Last summer, I worked for a small amusement center called Funplex, located in Mount Laurel, New Jersey. It had a decent playlist consisting of a wide variety of music, but there was one song in particular that caught my ear each time it played. It started with the intro to “No Rain” by Blind Melon, an early-nineties classic. Then, suddenly, it switched into a dance-pop song with similar, yet not identical, lyrics. The song is likely considered redistribution, which Dustin W. Edwards says involves “redeploying updated texts in new ways and to potentially new audiences” in his essay, “Framing Remix Rhetorically: Toward A Typology of Transformative Work.”
After extensive research, I found that the song was called “Insane,” and it was by Mandy Jiroux, an old friend of Miley Cyrus. Also, the actual song was nowhere to be found on the internet. The video was taken down, it wasn’t for purchase or streaming. The only trace of it was in the background of a YouTube video of some guy playing guitar to it. Stereogum posted an article in 2016 about how Blind Melon sued Jiroux for ripping off the song. The article says that it “might be one of the weirder recent cases of copyright infringement.” It tells that, “Jiroux’s reps reached out to Blind Melon’s people to license the song, but the band turned them down, and Jiroux released the song anyway.” However, in an interview with Jiroux by iHeartRadio, posted two weeks before, Jiroux had said that Blind Melon “loved the song so much I’m the only artist that they’ve ever let use that classic hook.” Yikes.
Below, the original song followed by the Jiroux’s song playing while a man plays guitar along with it.
This is a pretty prime example of a remix gone wrong. Jiroux and her music production team took something previously made, remixed it to become a different style, failed to follow simple rules of honest remixing, then reaped the consequences. “‘Permission is vital, legally,’” Laurence Lessig says in his book, Remix: Making Art and Commerce Thrive in the Hybrid Economy, “even if today it is impossible to obtain.” Even if Blind Melon had told Jiroux’s team that the intro to the song could be used, they would have likely been sued for taking it a step further and making the lyrics nearly identical, but with a different meaning. The song went from a rock song with a deep meaning to a dance-pop song about partying. (“High life/feeling better than a flashlight/zooming out like it’s the twilight/we don’t wanna go home/tonight will be the party of a lifetime”).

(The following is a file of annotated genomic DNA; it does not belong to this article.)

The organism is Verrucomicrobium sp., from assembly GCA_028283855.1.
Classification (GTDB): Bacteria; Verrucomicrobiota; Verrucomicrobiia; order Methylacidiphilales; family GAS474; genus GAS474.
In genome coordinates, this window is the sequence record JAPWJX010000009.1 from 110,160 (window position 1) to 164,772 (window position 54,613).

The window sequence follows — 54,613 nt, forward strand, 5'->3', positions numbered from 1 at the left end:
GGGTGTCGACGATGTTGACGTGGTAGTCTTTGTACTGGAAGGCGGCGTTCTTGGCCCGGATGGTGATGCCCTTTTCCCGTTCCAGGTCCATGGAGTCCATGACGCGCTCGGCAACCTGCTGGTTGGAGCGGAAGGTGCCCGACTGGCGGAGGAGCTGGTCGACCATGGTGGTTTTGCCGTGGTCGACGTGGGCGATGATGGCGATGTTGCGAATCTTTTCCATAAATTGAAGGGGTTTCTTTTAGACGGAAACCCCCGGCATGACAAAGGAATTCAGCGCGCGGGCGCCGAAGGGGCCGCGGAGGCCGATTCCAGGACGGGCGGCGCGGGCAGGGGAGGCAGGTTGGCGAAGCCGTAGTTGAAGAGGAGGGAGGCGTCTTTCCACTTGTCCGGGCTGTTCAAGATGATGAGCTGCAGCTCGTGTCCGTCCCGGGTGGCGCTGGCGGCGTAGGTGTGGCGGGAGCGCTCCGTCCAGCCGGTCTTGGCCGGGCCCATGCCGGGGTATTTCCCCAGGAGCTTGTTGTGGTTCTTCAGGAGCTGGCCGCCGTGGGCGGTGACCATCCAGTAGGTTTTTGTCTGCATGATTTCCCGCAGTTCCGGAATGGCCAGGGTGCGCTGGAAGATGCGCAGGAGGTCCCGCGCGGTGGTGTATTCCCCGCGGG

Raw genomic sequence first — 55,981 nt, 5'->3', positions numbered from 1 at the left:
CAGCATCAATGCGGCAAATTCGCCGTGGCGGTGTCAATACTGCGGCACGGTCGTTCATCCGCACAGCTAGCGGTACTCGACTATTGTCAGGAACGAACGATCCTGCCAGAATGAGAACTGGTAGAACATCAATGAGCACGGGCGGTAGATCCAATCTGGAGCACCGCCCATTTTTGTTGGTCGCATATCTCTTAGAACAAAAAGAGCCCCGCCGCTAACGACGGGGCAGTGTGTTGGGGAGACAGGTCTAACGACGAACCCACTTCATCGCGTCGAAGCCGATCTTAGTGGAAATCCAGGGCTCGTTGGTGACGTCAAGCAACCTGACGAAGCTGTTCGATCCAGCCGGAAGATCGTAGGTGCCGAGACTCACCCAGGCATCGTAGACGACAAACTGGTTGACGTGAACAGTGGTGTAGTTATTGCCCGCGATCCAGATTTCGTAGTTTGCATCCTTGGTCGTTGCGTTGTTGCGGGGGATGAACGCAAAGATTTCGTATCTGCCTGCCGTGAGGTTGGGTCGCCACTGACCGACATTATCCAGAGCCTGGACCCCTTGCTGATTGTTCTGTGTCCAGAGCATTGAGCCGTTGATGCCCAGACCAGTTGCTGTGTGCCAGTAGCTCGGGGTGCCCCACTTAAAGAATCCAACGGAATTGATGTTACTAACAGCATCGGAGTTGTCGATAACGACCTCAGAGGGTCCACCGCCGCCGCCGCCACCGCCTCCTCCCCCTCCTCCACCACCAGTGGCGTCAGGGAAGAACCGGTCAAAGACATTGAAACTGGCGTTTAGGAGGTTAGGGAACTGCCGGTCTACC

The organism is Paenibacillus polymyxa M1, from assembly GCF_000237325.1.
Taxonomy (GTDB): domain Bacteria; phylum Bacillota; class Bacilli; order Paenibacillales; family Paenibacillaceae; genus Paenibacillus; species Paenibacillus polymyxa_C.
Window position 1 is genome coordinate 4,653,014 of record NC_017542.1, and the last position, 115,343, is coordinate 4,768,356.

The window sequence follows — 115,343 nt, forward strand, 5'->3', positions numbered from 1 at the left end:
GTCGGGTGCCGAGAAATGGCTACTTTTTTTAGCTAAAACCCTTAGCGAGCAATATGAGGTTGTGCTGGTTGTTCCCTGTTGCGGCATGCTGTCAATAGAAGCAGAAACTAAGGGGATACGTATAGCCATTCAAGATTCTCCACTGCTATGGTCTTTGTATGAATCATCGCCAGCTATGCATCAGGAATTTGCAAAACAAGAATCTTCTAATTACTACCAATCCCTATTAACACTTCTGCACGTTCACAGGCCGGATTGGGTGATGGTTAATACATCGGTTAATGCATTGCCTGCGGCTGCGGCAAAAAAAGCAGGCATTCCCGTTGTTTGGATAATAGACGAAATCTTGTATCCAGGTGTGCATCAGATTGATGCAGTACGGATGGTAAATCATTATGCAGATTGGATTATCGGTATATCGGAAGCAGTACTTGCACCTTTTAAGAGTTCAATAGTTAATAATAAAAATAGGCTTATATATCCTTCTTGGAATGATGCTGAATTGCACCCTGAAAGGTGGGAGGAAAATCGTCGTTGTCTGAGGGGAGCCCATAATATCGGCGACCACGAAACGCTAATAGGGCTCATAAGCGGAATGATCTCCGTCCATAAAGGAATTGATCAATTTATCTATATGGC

If Jiroux would have simply covered the song, there would have been no issue. A CMU article states that “if Jiroux had recorded a straight cover, she would not have required explicit permission from Blind Melon – or specifically the band’s guitarist Brad Smith, who has a controlling interest in the ‘No Rain’ song copyright – because in the US there is a compulsory licence [sic] for covers.” Since the meaning of the song was changed, it was an issue, and thus Jiroux was sued, and the song could be found nowhere except for that one YouTube video and Funplex in Mount Laurel, NJ for some reason.
This example teaches us as producers that legality is no joke. When one is remixing, they have to adhere to certain guidelines in order to be honest, fair, and in accordance with the law. It’s a bit of an eggshell walk, but it’s in nearly everything that content creators do. People steal, even unintentionally. Too often do people get punished for plagiarism that they didn’t intend, simple because the world is large and there are only so many words/music sounds/pictures/etc that can be created. But in some cases, it is very obviously intentional, and this sort of intent is careless and often results in a hefty court case that no one feels like going through.
Word count: 621
Claymore, Gabriela Tully. “Blind Melon Sue Dance-Pop Artist For Ripping Off ‘No Rain.’” Stereogum, 31 Aug. 2016.
Cooke, Chris. “Mandy Jiroux Countersues Blind Melon in Insane Copyright Case.” CMU, 9 Nov. 2016.
Edwards, Dustin W. “Framing Remix Rhetorically: Toward a Typology of Transformative Work.” Computers and Composition, 24 Dec. 2015.
Jiroux, Mandy. “Insane.” Varcity Productions, 2016.
Lessig, Lawrence. Remix: Making Art and Commerce Thrive in the Hybrid Economy. Penguin Books, 2008.
Mastrogiannis, Nicole. “INTERVIEW: Mandy Jiroux Talks New Single ‘Insane’ | Music You Should Know.” iHeartRadio, 11 Aug. 2016.